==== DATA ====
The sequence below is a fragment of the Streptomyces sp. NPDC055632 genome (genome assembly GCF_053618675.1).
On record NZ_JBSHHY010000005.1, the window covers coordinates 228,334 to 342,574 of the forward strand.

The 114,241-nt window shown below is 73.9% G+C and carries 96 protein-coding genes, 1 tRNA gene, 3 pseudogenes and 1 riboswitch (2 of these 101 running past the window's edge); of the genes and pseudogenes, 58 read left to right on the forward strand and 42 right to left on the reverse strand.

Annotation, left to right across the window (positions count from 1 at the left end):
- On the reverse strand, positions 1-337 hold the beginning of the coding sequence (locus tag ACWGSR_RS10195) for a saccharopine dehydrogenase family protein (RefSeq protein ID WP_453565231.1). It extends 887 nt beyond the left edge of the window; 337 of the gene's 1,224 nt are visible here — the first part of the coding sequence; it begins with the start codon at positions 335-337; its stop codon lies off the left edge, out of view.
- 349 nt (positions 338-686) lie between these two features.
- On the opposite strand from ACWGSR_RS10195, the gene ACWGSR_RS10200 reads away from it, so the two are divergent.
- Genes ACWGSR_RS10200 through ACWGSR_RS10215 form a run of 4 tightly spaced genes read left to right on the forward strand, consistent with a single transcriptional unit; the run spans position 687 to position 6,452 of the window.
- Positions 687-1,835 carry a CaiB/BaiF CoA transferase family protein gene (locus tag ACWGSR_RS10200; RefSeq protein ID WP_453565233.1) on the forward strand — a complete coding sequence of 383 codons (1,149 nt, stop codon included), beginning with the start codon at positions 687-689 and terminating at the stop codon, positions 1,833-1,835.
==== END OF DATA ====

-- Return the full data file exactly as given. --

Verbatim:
The sequence below is a fragment of the Streptomyces sp. NPDC055632 genome (genome assembly GCF_053618675.1).
On record NZ_JBSHHY010000005.1, the window covers coordinates 228,334 to 342,574 of the forward strand.

The 114,241-nt window shown below is 73.9% G+C and carries 96 protein-coding genes, 1 tRNA gene, 3 pseudogenes and 1 riboswitch (2 of these 101 running past the window's edge); of the genes and pseudogenes, 58 read left to right on the forward strand and 42 right to left on the reverse strand.

Annotation, left to right across the window (positions count from 1 at the left end):
- On the reverse strand, positions 1-337 hold the beginning of the coding sequence (locus tag ACWGSR_RS10195) for a saccharopine dehydrogenase family protein (RefSeq protein ID WP_453565231.1). It extends 887 nt beyond the left edge of the window; 337 of the gene's 1,224 nt are visible here — the first part of the coding sequence; it begins with the start codon at positions 335-337; its stop codon lies off the left edge, out of view.
- 349 nt (positions 338-686) lie between these two features.
- On the opposite strand from ACWGSR_RS10195, the gene ACWGSR_RS10200 reads away from it, so the two are divergent.
- Genes ACWGSR_RS10200 through ACWGSR_RS10215 form a run of 4 tightly spaced genes read left to right on the forward strand, consistent with a single transcriptional unit; the run spans position 687 to position 6,452 of the window.
- Positions 687-1,835 carry a CaiB/BaiF CoA transferase family protein gene (locus tag ACWGSR_RS10200; RefSeq protein ID WP_453565233.1) on the forward strand — a complete coding sequence of 383 codons (1,149 nt, stop codon included), beginning with the start codon at positions 687-689 and terminating at the stop codon, positions 1,833-1,835.